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not understanding bass string frequencies and crossover settings

Discussion in 'Live Sound [BG]' started by mr_flood, Aug 6, 2016.


  1. mr_flood

    mr_flood

    Mar 18, 2013
    So open bass strings go from roughly 40hz to 100hz. Crossovers are typically set at 100hz. Doesn't this mean that almost all of the bass sound is going through the subwoofer? Isn't this NOT what you want? Wouldn't you prefer your mids and highs to go through the typical dual 15 PA speakers rather than the subwoofer?

    Or, more likely, I'm completely missing something.
     
  2. Oh boy here it comes, duck and cover.
     
  3. mr_flood

    mr_flood

    Mar 18, 2013
    So there's some sort of controversy about this because I searched and couldn't find anything.
     
  4. Search waterfall plot. That is a graphical representation of the energy spread across the range of harmonics. Very broad as it turns out.

    If you unplug the mids and highs it leaves you with a strange woof like you can hear outside a soundproofed nightclub.
     
    Al Kraft and Bob Lee (QSC) like this.
  5. But we don't unplug the mids and highs!
     

  6. That would be true if the notes from our instruments were pure-tone sine waves. However, they are actually very complex tones, made up of the fundamental frequency plus harmonics and overtones. These are what produce the “tone” of the instrument.

    For instance, the open “E” string of a 4-string is about 40 Hz. Yet, you can hear this note when played through a cheap practice amp with a 8” speaker that doesn’t produce 40 Hz. You’re hearing the upper harmonics and overtones. Perhaps a more extreme example, ever notice that a Fender bass on old songs from the ’60s and ’70s manages to cut through even with the cheapest computer speakers?

    Thus, setting a crossover at 100 Hz, you’re still going to be getting a lot of bass information taking place in the main speakers that’s above that point. IIR, you’re getting into fundamentals in the 400 Hz range when you get into the second octave of the “G” string, and the crisp “smack” of slapped or pulled strings is up in the 3 kHz range.

    Regards,
    Wayne A. Pflughaupt


    Administrator, Pedulla Club #45
    Administrator, Tobias Club #133
    Fretless Club #943
    Big Cabs Club #23
    My Rig: Stage and FOH Friendly
    My Basses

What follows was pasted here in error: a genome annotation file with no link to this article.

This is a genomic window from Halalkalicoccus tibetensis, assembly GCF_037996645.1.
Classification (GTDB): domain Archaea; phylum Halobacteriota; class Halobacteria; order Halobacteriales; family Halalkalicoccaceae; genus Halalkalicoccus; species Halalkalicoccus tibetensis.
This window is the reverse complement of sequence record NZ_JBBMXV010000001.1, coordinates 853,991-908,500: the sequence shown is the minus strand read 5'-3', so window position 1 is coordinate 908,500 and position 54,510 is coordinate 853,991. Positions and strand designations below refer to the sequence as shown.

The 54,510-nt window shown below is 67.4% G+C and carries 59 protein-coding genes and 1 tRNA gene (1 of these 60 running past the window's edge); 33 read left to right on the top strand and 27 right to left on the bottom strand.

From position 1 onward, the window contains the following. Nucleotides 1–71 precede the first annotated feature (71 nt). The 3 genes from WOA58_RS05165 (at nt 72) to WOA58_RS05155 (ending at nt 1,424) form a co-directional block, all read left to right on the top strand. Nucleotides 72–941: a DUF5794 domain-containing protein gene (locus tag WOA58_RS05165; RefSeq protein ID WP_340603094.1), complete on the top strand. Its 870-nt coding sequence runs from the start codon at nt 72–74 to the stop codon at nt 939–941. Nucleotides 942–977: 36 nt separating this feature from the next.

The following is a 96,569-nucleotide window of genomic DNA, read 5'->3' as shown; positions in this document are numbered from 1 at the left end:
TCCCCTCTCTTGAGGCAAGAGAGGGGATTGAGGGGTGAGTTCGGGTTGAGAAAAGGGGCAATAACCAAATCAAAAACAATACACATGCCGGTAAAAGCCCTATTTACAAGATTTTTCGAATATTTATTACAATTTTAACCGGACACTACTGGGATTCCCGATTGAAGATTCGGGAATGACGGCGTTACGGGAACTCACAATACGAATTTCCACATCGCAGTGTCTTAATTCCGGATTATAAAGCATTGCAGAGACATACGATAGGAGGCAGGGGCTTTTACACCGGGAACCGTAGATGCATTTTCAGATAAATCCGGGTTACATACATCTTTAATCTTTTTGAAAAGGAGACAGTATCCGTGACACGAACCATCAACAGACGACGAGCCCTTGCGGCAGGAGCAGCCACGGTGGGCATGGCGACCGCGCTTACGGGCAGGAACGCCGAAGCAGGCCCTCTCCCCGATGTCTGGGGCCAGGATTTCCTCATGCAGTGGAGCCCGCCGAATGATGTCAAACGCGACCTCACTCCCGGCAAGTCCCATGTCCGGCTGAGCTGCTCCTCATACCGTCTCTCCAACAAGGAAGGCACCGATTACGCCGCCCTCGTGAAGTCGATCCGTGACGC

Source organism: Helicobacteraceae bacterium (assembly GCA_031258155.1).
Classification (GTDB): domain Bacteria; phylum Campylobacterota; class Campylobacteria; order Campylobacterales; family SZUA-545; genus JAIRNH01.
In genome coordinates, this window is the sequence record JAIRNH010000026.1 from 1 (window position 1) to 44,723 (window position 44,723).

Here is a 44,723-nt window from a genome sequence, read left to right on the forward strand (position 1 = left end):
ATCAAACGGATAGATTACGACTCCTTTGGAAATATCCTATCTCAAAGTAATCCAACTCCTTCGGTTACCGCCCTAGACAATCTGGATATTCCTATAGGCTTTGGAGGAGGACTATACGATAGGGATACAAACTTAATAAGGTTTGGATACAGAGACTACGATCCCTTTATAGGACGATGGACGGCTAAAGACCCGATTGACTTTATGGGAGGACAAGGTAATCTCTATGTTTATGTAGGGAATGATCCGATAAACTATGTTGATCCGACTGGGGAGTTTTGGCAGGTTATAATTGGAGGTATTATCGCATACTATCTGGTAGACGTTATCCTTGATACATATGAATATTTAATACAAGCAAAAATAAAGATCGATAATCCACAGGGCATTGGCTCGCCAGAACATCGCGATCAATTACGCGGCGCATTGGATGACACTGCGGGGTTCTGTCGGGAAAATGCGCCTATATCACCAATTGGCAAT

Al Kraft and Bob Lee (QSC) like this.
  7. mr_flood

    mr_flood

    Mar 18, 2013
    I got my answer, thanks for the waterfall clue.
     
  8. walterw

    walterw Supportive Fender Gold Supporting Member Commercial User

    Feb 20, 2009
    alpha-music.com
    right (and not remotely a stupid question! this is actually pretty deep stuff)

    that 40Hz sine wave is actually a pretty small part of a bass guitar E note's output, you could roll it out entirely and it would mostly sound the same.

    also, no bass amp you'd find in a music store and that fits in your car really puts out much at 40Hz. just as well, because if it did you'd mostly just interfere with the PA mix and annoy your bandmates.
     
    fokof likes this.
  9. jimfist

    jimfist "Cling tenaciously to my buttocks!"

    Mar 28, 2011
    Boston, MA (USA)
    I've heard on more than one occasion from FOH mixers that finally, someone is giving them a direct feed that doesn't bombard them with too much low end. This is intentional on my part, where I put much more focus on the role of the broad midrange, which is much more important to the "punch" and clarity of the tone.

    Unless you're doing specific styles of music where sub-bass root fundamentals are key to the experience, for most other formats you don't miss much below 80hz, and trust me, 80hz can rattle your intestines. Commonly, the stage cabinets I prefer to use are designed specifically with very little reproduced below 80hz. If those frequencies need to be there, PA support can easily provide it.
     
    WayneP likes this.

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